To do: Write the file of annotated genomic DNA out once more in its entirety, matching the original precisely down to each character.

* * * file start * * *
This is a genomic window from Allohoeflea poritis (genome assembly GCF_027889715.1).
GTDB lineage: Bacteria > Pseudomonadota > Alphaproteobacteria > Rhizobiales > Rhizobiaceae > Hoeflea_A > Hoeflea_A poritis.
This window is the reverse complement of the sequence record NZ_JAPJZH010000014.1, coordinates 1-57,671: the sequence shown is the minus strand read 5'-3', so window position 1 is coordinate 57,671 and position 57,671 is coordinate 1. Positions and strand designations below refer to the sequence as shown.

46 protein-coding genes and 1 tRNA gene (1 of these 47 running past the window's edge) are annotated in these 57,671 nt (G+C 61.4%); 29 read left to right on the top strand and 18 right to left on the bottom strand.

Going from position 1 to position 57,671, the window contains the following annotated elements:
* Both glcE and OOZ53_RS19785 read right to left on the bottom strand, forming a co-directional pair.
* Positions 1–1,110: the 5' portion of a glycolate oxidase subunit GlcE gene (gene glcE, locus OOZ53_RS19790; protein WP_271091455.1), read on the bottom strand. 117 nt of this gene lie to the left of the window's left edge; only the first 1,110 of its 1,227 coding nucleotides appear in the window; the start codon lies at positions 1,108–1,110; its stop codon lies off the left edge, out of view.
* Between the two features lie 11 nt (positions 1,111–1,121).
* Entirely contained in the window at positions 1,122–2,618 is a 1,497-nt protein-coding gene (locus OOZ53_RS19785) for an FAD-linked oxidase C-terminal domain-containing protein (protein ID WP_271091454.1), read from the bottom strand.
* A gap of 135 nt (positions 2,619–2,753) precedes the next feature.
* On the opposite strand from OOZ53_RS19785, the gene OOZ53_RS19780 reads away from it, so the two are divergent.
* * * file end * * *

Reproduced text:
This is a genomic window from Allohoeflea poritis (genome assembly GCF_027889715.1).
GTDB lineage: Bacteria > Pseudomonadota > Alphaproteobacteria > Rhizobiales > Rhizobiaceae > Hoeflea_A > Hoeflea_A poritis.
This window is the reverse complement of the sequence record NZ_JAPJZH010000014.1, coordinates 1-57,671: the sequence shown is the minus strand read 5'-3', so window position 1 is coordinate 57,671 and position 57,671 is coordinate 1. Positions and strand designations below refer to the sequence as shown.

46 protein-coding genes and 1 tRNA gene (1 of these 47 running past the window's edge) are annotated in these 57,671 nt (G+C 61.4%); 29 read left to right on the top strand and 18 right to left on the bottom strand.

Going from position 1 to position 57,671, the window contains the following annotated elements:
* Both glcE and OOZ53_RS19785 read right to left on the bottom strand, forming a co-directional pair.
* Positions 1–1,110: the 5' portion of a glycolate oxidase subunit GlcE gene (gene glcE, locus OOZ53_RS19790; protein WP_271091455.1), read on the bottom strand. 117 nt of this gene lie to the left of the window's left edge; only the first 1,110 of its 1,227 coding nucleotides appear in the window; the start codon lies at positions 1,108–1,110; its stop codon lies off the left edge, out of view.
* Between the two features lie 11 nt (positions 1,111–1,121).
* Entirely contained in the window at positions 1,122–2,618 is a 1,497-nt protein-coding gene (locus OOZ53_RS19785) for an FAD-linked oxidase C-terminal domain-containing protein (protein ID WP_271091454.1), read from the bottom strand.
* A gap of 135 nt (positions 2,619–2,753) precedes the next feature.
* On the opposite strand from OOZ53_RS19785, the gene OOZ53_RS19780 reads away from it, so the two are divergent.